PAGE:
This story is excerpted from my mom devotional Ordinary Mom, Extraordinary God. It recounts a time where I tasted Jesus. I pray this story deeply, wildly blesses you.
Our family laughed and cried around a dining room table last week. The table held a pink cake with forty-six candles. It took a heroic effort to light them all without matches burning flesh or candles waxing the cake. Still, wax dripped white and blue on pink frosting, but none of us seemed to mind. We were celebrating life.The “we” was Patrick and I, our three children and three friends—Denise, Katie, and David Willhite. They’d invited us over for dessert, for an evening of fellowship. We shared our presentation about going overseas to be church planters and answered questions about the upcoming move. We laughed. The kids played on David’s new gaming system. When we pulled away from the Willhite home, Julia said, “I want to go back there, Mommy. That was so much fun.”
Before the pink cake was served, Denise said, “This is our first birthday without Keith. We wanted you to be a part of it.”
The forty-six candles represented the forty-sixth year Keith Willhite would not walk the pavement of earth. His forty-sixth year is spent in a place where time has little consequence and streets are paved with purest gold.
Brain cancer ebbed Keith’s life last year, taking away an excruciatingly missed husband and father. Gathered around the blazing cake, we remembered Keith—his gentle ways, his heart for people, his great mind. David, his son, blew out the candles, and we ate cake—smiling as we remembered, but sad that we had to remember.
As pink frosting mustached Julia’s lip, Denise said, “We have something for you. We decided to take the money we would have used to buy Keith a gift and give it to you—to go overseas. I know Keith would’ve wanted it that way.” She slid an envelope over to Patrick. I caught Sophie’s gaze, our tears welling simultaneously.
My mind flashed to a familiar story. Jesus watched as the crowd placed their offerings into the temple treasury. Rich folks threw in hefty amounts. Yet, Jesus was drawn to a poor widow whose two tiny coins rattled in the offering—a pittance compared to the wealth given earlier. Jesus gathered his disciples and said, “I tell you the truth, this poor widow has put more into the treasury than all the others. They all gave out of their wealth but she, out of her poverty, put in everything—all she had to live on” (Mark 12:43-44).
How often I forget that sacrifice means joy, that giving every ounce of myself to Jesus is what he requires. We often live life like hedonists—wanting absence of pain to be the prevalent drive in our lives—when Jesus praises the woman who risked deprivation for his sake. We think the ‘if onlys’:
If only I had more money, then I would be happy.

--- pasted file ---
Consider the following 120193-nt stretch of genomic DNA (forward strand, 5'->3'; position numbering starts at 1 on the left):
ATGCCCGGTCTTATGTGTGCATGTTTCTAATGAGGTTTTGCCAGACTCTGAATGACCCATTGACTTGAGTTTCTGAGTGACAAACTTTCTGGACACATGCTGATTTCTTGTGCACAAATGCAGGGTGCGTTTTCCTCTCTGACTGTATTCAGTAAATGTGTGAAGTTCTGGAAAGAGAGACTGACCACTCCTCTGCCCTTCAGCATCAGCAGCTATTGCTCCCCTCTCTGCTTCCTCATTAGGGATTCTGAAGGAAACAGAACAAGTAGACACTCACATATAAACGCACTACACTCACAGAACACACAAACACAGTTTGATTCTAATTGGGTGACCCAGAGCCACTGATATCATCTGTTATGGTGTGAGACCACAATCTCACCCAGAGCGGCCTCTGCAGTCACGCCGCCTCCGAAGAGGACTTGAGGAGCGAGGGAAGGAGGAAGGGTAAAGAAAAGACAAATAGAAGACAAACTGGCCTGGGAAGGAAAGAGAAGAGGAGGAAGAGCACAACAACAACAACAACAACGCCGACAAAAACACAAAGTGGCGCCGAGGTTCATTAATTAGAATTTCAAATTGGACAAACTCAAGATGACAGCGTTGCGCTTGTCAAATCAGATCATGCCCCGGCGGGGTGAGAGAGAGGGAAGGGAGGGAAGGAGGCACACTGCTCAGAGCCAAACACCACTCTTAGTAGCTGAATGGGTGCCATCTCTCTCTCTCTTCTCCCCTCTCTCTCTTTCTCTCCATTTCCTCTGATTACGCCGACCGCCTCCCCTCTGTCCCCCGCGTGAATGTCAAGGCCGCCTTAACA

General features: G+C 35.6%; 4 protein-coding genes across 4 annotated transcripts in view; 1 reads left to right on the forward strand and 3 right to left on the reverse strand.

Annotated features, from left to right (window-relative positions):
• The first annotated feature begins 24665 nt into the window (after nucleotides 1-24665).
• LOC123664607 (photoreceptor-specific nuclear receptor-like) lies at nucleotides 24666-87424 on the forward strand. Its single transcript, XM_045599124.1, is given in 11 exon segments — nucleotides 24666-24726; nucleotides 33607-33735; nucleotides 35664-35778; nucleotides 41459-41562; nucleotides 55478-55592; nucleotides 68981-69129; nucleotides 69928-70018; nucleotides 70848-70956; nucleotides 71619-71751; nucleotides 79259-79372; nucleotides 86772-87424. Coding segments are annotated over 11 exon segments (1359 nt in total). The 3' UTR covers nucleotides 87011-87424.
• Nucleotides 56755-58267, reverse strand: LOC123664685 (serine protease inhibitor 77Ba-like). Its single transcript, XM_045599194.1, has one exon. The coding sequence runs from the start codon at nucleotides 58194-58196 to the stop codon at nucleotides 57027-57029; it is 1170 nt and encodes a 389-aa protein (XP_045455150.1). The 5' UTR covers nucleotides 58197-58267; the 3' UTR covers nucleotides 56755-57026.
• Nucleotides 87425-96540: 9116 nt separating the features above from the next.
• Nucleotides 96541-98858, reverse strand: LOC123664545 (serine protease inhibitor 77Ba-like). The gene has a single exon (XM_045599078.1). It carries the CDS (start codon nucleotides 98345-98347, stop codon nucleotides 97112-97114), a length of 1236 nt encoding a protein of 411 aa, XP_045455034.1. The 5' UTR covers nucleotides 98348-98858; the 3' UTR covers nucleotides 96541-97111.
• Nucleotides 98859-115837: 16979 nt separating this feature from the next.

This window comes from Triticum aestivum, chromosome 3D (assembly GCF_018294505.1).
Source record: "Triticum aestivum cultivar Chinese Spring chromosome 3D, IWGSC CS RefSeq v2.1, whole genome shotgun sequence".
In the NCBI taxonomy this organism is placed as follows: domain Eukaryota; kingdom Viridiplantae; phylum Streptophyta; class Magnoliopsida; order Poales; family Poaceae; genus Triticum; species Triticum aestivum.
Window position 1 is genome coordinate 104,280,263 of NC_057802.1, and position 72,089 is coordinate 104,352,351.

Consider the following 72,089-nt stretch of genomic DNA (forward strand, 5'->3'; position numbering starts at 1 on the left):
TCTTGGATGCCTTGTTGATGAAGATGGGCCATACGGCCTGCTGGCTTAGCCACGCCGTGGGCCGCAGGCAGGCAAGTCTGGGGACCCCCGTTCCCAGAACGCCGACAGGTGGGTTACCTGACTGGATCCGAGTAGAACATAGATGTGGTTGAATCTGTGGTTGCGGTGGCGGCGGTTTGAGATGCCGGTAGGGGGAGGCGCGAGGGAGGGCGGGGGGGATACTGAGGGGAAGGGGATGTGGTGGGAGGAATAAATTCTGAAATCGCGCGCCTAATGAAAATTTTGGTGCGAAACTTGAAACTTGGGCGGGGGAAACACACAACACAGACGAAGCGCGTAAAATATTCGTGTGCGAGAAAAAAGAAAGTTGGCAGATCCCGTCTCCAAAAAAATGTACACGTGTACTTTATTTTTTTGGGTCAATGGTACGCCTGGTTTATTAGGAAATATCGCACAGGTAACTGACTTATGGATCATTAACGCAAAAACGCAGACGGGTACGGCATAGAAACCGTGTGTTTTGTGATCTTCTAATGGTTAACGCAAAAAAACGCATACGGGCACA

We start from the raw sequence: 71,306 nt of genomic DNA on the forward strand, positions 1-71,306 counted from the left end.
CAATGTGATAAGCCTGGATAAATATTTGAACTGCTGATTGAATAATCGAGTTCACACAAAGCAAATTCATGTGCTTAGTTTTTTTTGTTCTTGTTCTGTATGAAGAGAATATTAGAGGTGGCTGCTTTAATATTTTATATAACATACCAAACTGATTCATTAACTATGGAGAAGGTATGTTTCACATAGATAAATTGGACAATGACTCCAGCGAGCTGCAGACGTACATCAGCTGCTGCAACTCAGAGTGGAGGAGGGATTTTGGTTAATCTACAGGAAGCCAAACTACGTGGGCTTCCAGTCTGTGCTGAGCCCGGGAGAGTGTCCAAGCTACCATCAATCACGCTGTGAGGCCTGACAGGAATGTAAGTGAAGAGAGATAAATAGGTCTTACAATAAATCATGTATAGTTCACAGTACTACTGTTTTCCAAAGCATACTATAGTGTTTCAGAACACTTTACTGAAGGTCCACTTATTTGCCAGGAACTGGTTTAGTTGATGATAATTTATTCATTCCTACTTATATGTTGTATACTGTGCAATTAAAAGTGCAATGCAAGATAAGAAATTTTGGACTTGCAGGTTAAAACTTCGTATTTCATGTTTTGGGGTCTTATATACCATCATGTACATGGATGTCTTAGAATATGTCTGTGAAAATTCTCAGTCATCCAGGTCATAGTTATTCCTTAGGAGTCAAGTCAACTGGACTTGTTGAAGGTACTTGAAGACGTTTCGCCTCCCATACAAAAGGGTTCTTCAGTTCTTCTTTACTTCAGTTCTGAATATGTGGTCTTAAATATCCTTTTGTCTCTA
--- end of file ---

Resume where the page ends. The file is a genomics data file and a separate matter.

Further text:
If only my husband would praise me more, I would be thankful.
If only my children obeyed me the first time I asked them, I would smile.
If only I didn’t have to sacrifice so much, I would be content.
True joy comes in surprising packages—in grief, in poverty, in suffering. It is primarily a hallmark of a soul bent on obeying Jesus no matter what the personal cost. The stories that move us are not “I made a million dollars. Look how great I am,” but “When he proclaimed his faith in Christ, his family disowned him.”
As mothers, true joy peeks its head in while we do the mundane for the glory of God. We may not be offering a missionary our deceased husband’s birthday money, but if we are giving everything we have to serve and follow Jesus, we are doing a similar act of worship. Mothers are often poured out for their children, and the reward seems small sometimes. We may labor in obscurity, without recognition, without fanfare. But if we serve Jesus wholeheartedly and seek to trust him, he will reward us—with joy, with the gift of his presence, with eternal treasures.
Joseph experienced joy and God’s presence as he looked forward to eternal treasures. “He [Joseph] regarded disgrace for the sake of Christ as a greater value than the treasures of Egypt, because he was looking ahead to his reward” (Hebrews 11:26). We, too, must persevere, with hearts bent toward heaven, realizing our time on earth is short.
Keith Willhite is enjoying his reward as I write this. His wife and children are persevering through grief. They are storing up their own treasures as they treasure Jesus’ presence. We, too, can do the same as we mother our children well, give Jesus everything we are, and endeavor to live selfless lives.
How selfish I am, Jesus. How often I think that getting more stuff or eliminating pain from my life is the means to happiness. I want to follow you. I want to give everything I am to you, particularly as I languish in motherhood. I need your holy perspective Lord. Teach me to live for eternity.